Case Study: Implementing Intel x86 Support for Android with CRI Middleware

By Promotion | Published on Apr 04 2016
Case Study: Implementing Intel x86 Support for Android with CRI Middleware


Android* devices powered by the Intel® Atom™ processor are rising in popularity, and supporting applications are being released continuously. To meet the needs of application developers focused on creating games for Android devices with Intel Atom processors, middleware companies began supporting x86.

One such company, CRI Middleware Co., Ltd., offers runtime library x86 support for Android middleware. It has done this by changing the build settings of the makefile in the Android NDK and replacing the ARM* NEON* instructions. Included in x86 support of the middleware runtime library for Android devices is a plug-in for Unity*, a game engine developed by Unity Technologies, which allows developers to build games by simply setting the x86 folder as the build target with the Android NDK.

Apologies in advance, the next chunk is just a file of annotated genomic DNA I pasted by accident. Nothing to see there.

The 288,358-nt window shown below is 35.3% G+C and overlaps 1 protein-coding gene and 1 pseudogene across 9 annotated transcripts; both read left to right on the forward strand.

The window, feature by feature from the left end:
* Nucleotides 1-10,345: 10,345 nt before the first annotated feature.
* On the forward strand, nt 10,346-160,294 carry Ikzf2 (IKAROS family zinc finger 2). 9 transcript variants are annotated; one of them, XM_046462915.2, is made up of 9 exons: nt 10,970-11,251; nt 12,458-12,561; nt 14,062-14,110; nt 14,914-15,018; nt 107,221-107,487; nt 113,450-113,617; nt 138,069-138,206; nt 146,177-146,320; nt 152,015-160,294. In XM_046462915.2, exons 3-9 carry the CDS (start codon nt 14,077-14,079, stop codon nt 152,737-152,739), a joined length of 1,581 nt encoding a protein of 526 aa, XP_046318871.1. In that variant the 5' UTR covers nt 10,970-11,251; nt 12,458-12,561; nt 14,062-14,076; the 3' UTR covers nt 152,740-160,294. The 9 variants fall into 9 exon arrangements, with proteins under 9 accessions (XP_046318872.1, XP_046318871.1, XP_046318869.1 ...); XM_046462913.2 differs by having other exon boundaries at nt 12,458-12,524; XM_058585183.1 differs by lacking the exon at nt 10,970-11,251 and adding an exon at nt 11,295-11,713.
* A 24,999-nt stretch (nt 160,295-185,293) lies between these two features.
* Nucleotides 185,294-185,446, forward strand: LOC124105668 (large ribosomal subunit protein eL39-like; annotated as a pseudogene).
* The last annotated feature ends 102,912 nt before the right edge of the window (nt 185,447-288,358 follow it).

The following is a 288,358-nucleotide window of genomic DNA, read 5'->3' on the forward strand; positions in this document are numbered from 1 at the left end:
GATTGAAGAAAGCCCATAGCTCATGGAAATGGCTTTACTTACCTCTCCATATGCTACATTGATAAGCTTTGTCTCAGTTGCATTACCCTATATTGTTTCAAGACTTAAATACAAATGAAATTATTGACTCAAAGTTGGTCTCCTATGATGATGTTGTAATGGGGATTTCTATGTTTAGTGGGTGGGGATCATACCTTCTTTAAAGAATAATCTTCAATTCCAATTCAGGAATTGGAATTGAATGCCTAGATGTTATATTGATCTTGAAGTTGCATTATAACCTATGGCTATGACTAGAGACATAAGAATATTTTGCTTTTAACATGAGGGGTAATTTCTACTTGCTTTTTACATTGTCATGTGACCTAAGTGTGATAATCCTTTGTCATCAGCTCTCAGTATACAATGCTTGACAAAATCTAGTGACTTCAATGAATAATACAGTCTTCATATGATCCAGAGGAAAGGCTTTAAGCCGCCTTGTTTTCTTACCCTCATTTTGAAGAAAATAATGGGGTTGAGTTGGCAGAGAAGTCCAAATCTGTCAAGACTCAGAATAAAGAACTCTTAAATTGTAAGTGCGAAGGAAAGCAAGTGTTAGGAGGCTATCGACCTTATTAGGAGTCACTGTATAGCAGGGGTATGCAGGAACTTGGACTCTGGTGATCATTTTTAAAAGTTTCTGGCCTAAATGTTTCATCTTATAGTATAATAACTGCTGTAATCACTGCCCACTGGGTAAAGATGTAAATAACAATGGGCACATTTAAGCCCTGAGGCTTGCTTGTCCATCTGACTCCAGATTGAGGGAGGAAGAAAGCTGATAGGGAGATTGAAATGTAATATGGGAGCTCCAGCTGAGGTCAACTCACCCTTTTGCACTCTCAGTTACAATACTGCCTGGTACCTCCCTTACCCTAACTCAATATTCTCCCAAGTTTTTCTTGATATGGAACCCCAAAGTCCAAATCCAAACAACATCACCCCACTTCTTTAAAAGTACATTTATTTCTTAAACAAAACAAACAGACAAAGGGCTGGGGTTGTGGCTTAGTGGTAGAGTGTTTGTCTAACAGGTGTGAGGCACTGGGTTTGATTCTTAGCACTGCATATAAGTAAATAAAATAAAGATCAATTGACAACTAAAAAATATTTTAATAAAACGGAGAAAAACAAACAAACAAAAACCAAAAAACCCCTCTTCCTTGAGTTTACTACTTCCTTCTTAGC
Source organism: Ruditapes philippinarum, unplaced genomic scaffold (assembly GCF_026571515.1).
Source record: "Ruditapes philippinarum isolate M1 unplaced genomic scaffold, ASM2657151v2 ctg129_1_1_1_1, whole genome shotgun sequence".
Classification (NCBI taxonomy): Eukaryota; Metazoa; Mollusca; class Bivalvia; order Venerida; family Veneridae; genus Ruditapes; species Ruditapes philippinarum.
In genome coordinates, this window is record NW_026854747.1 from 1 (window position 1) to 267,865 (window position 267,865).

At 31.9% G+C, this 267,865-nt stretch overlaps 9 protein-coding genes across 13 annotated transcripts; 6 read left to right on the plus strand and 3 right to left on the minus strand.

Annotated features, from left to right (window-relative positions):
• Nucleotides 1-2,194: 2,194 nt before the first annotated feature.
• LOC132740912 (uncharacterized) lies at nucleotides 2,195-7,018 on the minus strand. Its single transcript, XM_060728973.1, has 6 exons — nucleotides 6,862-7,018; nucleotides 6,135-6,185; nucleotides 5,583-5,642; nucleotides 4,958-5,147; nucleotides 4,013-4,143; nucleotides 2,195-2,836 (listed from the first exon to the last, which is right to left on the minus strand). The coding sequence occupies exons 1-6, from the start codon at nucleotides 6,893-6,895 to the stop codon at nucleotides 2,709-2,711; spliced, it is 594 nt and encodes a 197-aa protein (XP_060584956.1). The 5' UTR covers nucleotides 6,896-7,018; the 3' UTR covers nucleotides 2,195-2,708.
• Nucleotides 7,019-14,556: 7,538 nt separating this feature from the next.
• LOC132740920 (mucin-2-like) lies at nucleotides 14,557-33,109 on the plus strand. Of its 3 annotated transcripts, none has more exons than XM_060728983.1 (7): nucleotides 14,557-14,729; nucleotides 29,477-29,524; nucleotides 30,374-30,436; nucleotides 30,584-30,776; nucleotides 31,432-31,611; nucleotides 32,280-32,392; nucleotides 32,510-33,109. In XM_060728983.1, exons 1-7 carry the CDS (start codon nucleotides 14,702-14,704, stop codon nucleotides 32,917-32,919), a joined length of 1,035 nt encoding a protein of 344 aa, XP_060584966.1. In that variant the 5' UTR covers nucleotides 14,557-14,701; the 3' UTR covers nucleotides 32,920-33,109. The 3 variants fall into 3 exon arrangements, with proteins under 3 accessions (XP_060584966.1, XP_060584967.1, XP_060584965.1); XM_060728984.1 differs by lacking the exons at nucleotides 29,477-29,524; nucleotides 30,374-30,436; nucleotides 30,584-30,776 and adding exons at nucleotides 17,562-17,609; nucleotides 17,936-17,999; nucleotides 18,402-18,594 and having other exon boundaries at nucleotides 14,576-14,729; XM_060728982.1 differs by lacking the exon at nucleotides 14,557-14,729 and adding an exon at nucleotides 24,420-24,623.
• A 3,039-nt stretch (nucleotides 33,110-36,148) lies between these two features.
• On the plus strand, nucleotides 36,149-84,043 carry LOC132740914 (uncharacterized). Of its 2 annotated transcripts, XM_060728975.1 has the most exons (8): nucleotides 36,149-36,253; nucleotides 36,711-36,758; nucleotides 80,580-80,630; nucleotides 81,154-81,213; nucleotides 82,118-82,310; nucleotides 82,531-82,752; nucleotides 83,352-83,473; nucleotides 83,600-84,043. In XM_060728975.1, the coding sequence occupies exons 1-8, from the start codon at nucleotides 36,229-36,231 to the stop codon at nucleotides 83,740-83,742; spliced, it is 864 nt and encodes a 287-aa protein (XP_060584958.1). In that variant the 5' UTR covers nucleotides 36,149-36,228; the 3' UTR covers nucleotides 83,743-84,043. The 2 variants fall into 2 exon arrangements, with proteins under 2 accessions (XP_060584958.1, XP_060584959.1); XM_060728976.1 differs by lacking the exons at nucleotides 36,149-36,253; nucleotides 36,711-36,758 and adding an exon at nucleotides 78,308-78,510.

About CRI

CRI is a Japanese company researching, developing, and selling audio/video middleware. Founded in 1983 as a research institute of the independent IT solution vendor CSK Corporation, CRI developed middleware for the Sega home video game console. After going independent in 2001, it has racked up accomplishments with middleware for gaming consoles and is now producing products under the CRIWARE* brand.

In the past few years CRI has been focused on supporting smartphones and expanded its middleware for the iPhone* and Android. CRI currently provides the integrated sound middleware CRI ADX*2 for Android, the high quality and high performance movie middleware CRI Sofdec* 2, and the file compression/packing middleware FileMajik PRO. Using these, game and application developers are able to add powerful video to games and new rendering of communication with interactive sound, all while increasing development efficiency.

Integrated sound middleware CRI ADX 2

High quality and high performance movie middleware CRI Sofdec 2

Intel® x86 Supported Backgrounds